Isao Takahata and Hayao Miyazaki... one would be hard pressed to find a more influential pair on the Anime genre. While Miyazaki needs no introduction, having an Oscar to his name from movies like Spirited Away (2001), Takahata has been making waves in the industry for decades as well, creating phenomenal films like the Grave of the Fireflies (1988). Hearing that the two had joined forces, Takahata as director and Miyazaki as writer, on this early 1970's film gave me high hopes, especially being such a fan of another early Miyazaki film: Lupin the 3rd: The Castle of Cagliostro (1979). Those hopes were quickly dashed by the movie, though. Everyone has to start somewhere, and this movie is the most forgettable and disposable of their respective filmographies, which to be fair can be partially attributed to the background behind its creation.
For the story, the movie drops the viewer right into the narrative as a young girl named Mimiko is escorting her grandmother to the train station. Granny is on her way to her husband's memorial service, while Mimiko must stay behind, alone, to attend school. It's a rather sad circumstance, but the movie wisely doesn't dwell on this detail. It instead rushes full steam ahead into Mimiko proving her independence in a small town where everyone knows her, from the grocer to the local police. The movie establishes that Mimiko has no direct parents, laying a quick foundation for what's to occur next.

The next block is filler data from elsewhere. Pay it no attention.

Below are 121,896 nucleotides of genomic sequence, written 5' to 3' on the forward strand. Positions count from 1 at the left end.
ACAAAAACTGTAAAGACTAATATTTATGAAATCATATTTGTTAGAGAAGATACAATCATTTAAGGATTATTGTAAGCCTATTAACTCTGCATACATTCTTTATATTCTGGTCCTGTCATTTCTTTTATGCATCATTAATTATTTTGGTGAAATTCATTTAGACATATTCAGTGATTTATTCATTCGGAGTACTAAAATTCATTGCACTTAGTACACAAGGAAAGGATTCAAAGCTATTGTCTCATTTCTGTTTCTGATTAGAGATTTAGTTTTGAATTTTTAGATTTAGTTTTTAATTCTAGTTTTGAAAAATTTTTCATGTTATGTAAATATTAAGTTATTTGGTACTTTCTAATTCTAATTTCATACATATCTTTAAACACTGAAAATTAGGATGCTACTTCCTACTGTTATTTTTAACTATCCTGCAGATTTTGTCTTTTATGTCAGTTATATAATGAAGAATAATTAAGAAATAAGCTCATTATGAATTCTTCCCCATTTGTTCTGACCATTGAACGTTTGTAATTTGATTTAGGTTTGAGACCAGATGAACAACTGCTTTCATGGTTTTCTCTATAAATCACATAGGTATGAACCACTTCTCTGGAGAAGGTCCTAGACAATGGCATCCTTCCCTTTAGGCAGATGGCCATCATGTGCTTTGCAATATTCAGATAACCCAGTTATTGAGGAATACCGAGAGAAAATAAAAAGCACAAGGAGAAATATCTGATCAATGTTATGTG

As the young girl returns home, she finds a baby panda, who initially tries to hide from her out of fear. With the level of development one might expect from a TV cartoon, Mimiko announces she is sure they will be friends and a quick nod later the two are suddenly inseparable. However, the baby panda, named Pan (or Panny in the dub), is not alone and soon the bear's dad enters the home looking for his son. Papa Panda is fully fluent in Japanese, as is his son it's discovered, and is relatively polite as he praises the local bamboo grove. The story takes a slightly odd turn, though, when the father panda learns Mimiko has no parents. This prompts an outburst where he offers to adopt the girl as his own daughter. What follows is an awkward combination of them blushing as they ask for hugs, adding a layer of creep for adult viewers, and Mimiko later adopting Pan as her son. The trio then attempt to live a suburban lifestyle per Mimiko's instructions, while the little girl also lives out playing housewife as she juggles school work. The movie then throws in Pan following Mimiko to school, as high jinks ensue, and Mimiko and Papa Panda later trying to find their son who is lost, all the while it has been discovered that the pandas escaped from a local zoo that wants them back.